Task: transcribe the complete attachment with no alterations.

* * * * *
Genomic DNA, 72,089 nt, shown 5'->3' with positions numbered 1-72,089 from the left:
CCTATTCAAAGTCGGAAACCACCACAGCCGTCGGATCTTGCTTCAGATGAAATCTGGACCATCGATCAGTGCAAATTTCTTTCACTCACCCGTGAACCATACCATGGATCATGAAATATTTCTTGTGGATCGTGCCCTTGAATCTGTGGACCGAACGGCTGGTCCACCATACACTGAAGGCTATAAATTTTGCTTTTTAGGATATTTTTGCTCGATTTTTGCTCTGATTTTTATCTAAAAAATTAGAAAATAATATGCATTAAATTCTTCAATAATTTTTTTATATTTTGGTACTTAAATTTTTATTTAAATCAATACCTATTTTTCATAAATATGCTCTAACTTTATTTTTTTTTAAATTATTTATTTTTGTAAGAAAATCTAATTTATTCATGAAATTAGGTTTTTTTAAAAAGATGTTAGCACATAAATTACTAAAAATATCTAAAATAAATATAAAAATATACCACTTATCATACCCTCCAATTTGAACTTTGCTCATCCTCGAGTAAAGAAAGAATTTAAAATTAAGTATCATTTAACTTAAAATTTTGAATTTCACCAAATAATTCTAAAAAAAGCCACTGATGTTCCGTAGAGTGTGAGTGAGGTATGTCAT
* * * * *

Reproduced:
Genomic DNA, 72,089 nt, shown 5'->3' with positions numbered 1-72,089 from the left:
CCTATTCAAAGTCGGAAACCACCACAGCCGTCGGATCTTGCTTCAGATGAAATCTGGACCATCGATCAGTGCAAATTTCTTTCACTCACCCGTGAACCATACCATGGATCATGAAATATTTCTTGTGGATCGTGCCCTTGAATCTGTGGACCGAACGGCTGGTCCACCATACACTGAAGGCTATAAATTTTGCTTTTTAGGATATTTTTGCTCGATTTTTGCTCTGATTTTTATCTAAAAAATTAGAAAATAATATGCATTAAATTCTTCAATAATTTTTTTATATTTTGGTACTTAAATTTTTATTTAAATCAATACCTATTTTTCATAAATATGCTCTAACTTTATTTTTTTTTAAATTATTTATTTTTGTAAGAAAATCTAATTTATTCATGAAATTAGGTTTTTTTAAAAAGATGTTAGCACATAAATTACTAAAAATATCTAAAATAAATATAAAAATATACCACTTATCATACCCTCCAATTTGAACTTTGCTCATCCTCGAGTAAAGAAAGAATTTAAAATTAAGTATCATTTAACTTAAAATTTTGAATTTCACCAAATAATTCTAAAAAAAGCCACTGATGTTCCGTAGAGTGTGAGTGAGGTATGTCAT